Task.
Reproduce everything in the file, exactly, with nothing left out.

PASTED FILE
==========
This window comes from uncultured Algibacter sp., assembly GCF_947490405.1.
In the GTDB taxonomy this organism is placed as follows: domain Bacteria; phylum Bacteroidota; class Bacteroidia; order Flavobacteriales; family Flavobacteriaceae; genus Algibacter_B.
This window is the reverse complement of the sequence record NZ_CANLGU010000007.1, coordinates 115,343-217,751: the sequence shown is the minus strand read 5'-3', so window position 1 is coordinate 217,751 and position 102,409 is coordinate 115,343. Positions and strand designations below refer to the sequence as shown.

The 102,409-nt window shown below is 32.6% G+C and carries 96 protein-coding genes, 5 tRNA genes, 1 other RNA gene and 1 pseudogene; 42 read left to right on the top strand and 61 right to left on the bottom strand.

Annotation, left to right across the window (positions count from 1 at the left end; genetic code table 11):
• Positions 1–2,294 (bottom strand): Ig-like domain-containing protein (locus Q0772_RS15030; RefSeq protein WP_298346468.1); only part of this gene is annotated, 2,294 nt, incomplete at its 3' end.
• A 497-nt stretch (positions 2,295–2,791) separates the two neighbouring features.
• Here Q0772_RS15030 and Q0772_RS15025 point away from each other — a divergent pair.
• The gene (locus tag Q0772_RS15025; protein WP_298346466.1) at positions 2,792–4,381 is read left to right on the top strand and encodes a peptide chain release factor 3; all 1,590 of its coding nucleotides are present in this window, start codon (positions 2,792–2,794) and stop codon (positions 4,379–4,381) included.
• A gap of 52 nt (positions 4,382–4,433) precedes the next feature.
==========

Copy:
This window comes from uncultured Algibacter sp., assembly GCF_947490405.1.
In the GTDB taxonomy this organism is placed as follows: domain Bacteria; phylum Bacteroidota; class Bacteroidia; order Flavobacteriales; family Flavobacteriaceae; genus Algibacter_B.
This window is the reverse complement of the sequence record NZ_CANLGU010000007.1, coordinates 115,343-217,751: the sequence shown is the minus strand read 5'-3', so window position 1 is coordinate 217,751 and position 102,409 is coordinate 115,343. Positions and strand designations below refer to the sequence as shown.

The 102,409-nt window shown below is 32.6% G+C and carries 96 protein-coding genes, 5 tRNA genes, 1 other RNA gene and 1 pseudogene; 42 read left to right on the top strand and 61 right to left on the bottom strand.

Annotation, left to right across the window (positions count from 1 at the left end; genetic code table 11):
• Positions 1–2,294 (bottom strand): Ig-like domain-containing protein (locus Q0772_RS15030; RefSeq protein WP_298346468.1); only part of this gene is annotated, 2,294 nt, incomplete at its 3' end.
• A 497-nt stretch (positions 2,295–2,791) separates the two neighbouring features.
• Here Q0772_RS15030 and Q0772_RS15025 point away from each other — a divergent pair.
• The gene (locus tag Q0772_RS15025; protein WP_298346466.1) at positions 2,792–4,381 is read left to right on the top strand and encodes a peptide chain release factor 3; all 1,590 of its coding nucleotides are present in this window, start codon (positions 2,792–2,794) and stop codon (positions 4,379–4,381) included.
• A gap of 52 nt (positions 4,382–4,433) precedes the next feature.